In his article, “Christianity and Culture,” the great Princeton theologian J. Gresham Machen wrote,
False ideas are the greatest obstacles to the reception of the gospel. We may preach with all the fervor of a reformer and yet succeed only in winning a straggler here and there, if we permit the whole collective thought of the nation or of the world to be controlled by ideas which, by the resistless force of logic, prevent Christianity from being regarded as anything more than a harmless delusion.2
Unfortunately, Machen’s warning (which was issued in 1913) went unheeded, and biblical Christianity retreated into the closets of fundamentalism and cultural isolationism. It withdrew from the academy and society at large. It has only been in recent decades that we’ve begun to re-emerge.
Now, I believe, we are living at a time in history when huge doors of opportunity stand open before us. We are living at a time when Christian philosophy is undergoing a veritable renaissance, which has revitalized natural theology, or arguments for the existence of God. We’re living at a time when modern science is more open to the existence of a transcendent Creator and Designer of the universe than at any time in recent memory. And we’re living at a time when biblical criticism has largely established the credibility of the outlines of the New Testament life of Jesus, so that the Gospels are now regarded once again as serious historical sources for the life of Christ. This is a tremendously exciting time to be alive and working in apologetics. I think that we’re well poised intellectually to regain lost ground and to help reshape our culture in such a way that the Gospel can be heard as a legitimate option for people today.
Now some of you may be thinking, “But don’t we live in a postmodern culture in which these appeals to rational arguments and evidence are no longer effective? Since postmodernists deny the objectivity of truth and logic and rationality, these arguments and apologetic evidences aren’t effective. Rather in a postmodern culture we should simply share our narrative and invite people to participate in it.”
I think that this kind of thinking represents a disastrous misdiagnosis of Western culture. The idea that we live in a postmodern culture is a myth which is propagated in our churches by misguided youth ministers. In fact, a postmodern culture, when you think about it, is an impossibility. It would be utterly unlivable. Nobody is a postmodernist when it comes to reading the labels on a bottle of aspirin and a box of rat poison. If you’ve got a headache, you better believe that texts have objective meaning! So when you talk to people, you’ll find that they are not postmodernist about matters of science and technology and engineering. They are relativistic and pluralistic when it comes to matters of religion and ethics – but that’s not postmodernism, that’s modernism!3 That is exactly the modernistic view according to which science gives us the truth about natural reality, and things that cannot be proved by science, like ethics and religion, are just expressions of personal taste and emotive feelings. We live in a culture which remains deeply modernist at its core.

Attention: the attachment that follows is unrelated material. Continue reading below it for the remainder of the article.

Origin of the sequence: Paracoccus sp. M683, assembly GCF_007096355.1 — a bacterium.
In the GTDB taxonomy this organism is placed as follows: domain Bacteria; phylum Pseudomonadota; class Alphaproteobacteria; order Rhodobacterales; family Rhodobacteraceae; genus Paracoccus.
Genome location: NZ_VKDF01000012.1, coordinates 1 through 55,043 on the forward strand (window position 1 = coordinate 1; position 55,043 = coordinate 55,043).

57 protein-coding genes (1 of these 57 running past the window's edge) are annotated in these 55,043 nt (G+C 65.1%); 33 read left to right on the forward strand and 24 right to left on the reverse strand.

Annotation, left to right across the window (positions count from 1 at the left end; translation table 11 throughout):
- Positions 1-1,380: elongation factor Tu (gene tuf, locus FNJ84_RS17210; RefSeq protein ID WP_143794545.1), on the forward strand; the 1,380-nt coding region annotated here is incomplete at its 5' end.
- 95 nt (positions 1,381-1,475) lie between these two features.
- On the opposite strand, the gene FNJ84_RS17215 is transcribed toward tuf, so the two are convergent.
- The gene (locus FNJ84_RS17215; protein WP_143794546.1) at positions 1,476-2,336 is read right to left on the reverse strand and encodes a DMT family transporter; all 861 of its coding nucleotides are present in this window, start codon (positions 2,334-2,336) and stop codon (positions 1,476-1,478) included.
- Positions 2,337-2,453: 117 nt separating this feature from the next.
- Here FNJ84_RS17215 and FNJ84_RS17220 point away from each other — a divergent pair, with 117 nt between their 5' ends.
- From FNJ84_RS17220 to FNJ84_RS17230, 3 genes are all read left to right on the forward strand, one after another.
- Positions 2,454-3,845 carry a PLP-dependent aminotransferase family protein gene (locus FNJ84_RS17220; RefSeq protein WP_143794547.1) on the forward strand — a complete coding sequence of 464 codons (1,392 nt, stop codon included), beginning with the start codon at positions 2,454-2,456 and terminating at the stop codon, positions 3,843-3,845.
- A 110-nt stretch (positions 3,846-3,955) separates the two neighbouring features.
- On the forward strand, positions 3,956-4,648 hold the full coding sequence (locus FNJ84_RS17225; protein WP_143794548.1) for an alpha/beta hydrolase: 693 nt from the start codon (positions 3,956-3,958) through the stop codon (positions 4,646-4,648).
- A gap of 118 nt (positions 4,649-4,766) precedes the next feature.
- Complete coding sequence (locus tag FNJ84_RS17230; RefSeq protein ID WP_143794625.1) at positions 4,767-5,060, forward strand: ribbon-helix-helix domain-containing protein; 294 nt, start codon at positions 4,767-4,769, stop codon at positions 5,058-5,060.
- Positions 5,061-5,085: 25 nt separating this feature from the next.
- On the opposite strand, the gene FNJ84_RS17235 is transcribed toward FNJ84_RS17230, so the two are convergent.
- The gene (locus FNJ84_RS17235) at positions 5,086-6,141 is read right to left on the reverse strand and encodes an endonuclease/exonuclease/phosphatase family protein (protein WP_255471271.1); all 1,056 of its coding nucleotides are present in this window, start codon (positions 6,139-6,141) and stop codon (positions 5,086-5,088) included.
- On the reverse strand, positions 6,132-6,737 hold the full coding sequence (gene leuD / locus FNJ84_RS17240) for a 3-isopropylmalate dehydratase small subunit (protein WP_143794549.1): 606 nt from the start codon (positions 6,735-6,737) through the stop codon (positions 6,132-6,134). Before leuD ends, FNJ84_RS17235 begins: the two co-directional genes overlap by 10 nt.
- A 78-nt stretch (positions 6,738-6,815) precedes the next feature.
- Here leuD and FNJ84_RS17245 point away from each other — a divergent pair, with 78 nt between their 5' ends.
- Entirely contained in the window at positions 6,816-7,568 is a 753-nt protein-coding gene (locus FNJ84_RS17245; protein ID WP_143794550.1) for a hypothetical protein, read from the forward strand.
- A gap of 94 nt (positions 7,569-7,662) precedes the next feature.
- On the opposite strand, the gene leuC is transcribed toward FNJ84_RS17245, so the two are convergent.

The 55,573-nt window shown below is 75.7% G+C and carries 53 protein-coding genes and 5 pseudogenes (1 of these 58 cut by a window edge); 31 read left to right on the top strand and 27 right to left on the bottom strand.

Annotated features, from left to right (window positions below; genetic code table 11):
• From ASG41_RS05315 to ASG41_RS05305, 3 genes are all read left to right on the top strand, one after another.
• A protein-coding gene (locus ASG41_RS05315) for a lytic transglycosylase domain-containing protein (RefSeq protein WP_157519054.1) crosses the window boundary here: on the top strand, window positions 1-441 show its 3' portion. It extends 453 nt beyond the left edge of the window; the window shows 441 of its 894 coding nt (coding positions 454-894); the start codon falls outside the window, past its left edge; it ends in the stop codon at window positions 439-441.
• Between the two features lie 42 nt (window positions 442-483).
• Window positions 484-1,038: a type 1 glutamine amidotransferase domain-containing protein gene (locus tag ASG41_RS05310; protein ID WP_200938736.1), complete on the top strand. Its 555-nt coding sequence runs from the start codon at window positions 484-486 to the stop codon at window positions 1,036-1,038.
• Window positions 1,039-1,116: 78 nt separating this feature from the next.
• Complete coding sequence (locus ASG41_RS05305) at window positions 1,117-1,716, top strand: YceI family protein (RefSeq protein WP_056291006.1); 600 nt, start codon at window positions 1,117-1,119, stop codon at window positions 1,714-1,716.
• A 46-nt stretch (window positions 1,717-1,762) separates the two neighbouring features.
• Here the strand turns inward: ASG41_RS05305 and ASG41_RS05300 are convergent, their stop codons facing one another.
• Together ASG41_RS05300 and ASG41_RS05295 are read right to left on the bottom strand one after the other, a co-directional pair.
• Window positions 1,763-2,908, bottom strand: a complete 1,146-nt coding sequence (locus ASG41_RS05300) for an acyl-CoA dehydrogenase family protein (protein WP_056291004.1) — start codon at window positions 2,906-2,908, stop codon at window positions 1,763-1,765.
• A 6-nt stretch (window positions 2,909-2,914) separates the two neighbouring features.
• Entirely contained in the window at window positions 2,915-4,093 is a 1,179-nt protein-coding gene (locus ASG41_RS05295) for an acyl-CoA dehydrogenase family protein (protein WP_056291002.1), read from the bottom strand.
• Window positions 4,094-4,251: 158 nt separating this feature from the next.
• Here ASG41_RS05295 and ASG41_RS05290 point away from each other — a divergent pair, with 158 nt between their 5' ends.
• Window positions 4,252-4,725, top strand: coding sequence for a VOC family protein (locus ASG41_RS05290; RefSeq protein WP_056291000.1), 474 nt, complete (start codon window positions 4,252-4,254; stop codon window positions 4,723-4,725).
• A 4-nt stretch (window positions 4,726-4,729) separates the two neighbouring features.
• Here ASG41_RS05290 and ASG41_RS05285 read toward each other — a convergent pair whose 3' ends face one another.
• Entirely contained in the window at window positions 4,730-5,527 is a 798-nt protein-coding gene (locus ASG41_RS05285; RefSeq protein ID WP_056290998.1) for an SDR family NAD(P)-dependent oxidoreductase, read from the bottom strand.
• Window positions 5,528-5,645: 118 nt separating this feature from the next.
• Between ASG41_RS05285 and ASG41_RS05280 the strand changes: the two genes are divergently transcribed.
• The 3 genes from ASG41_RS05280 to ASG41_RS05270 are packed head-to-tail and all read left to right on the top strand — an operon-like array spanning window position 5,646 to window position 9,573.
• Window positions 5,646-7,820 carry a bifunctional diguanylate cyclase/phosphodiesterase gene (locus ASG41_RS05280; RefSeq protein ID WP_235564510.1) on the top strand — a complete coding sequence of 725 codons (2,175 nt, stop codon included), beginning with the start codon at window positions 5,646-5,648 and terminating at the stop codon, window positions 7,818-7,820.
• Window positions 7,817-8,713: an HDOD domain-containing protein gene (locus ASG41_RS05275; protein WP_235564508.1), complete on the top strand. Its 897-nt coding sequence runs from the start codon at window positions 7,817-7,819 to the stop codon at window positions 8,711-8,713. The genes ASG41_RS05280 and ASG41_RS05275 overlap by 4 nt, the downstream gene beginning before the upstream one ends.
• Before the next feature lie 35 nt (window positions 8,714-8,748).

In fact, I think that postmodernism is one of the craftiest deceptions that Satan has yet devised. “Modernism is dead!” he says, “Ignore it! You don’t need to fear modernism any longer.” Meanwhile modernism, pretending to be dead, comes back around in a fancy, new costume in the guise of postmodernism. And Satan says to us, “Your old arguments are no longer effective against this new challenger! Lay them down, they’re of no use, just share your narrative!” And so we lay aside voluntarily our best weapons of logic and evidence and have nothing left to commend the truth of what we share. If the church adopts this strategy, then what will happen in the next generation is that Christianity will be reduced to just one more voice in a cacophony of competing voices, each one sharing its own narrative and none commending itself as the objective truth about reality. Truth will be given to us by scientific naturalism, which will continue to shape our culture’s view of how the world really is.
So I think that the idea that we live in a postmodern culture and that we must therefore abandon rational apologetics and evidence is a suicidal prescription for the church. Now, of course, it goes without saying that in doing apologetics, we need to be relational and humble and invitational rather than argumentative and mean-spirited and offensive. We saw that 1 Peter 3:15 says that we should share the reasons for the hope within us with gentleness and respect. You don’t have to be a postmodernist to exemplify those kinds of biblical virtues.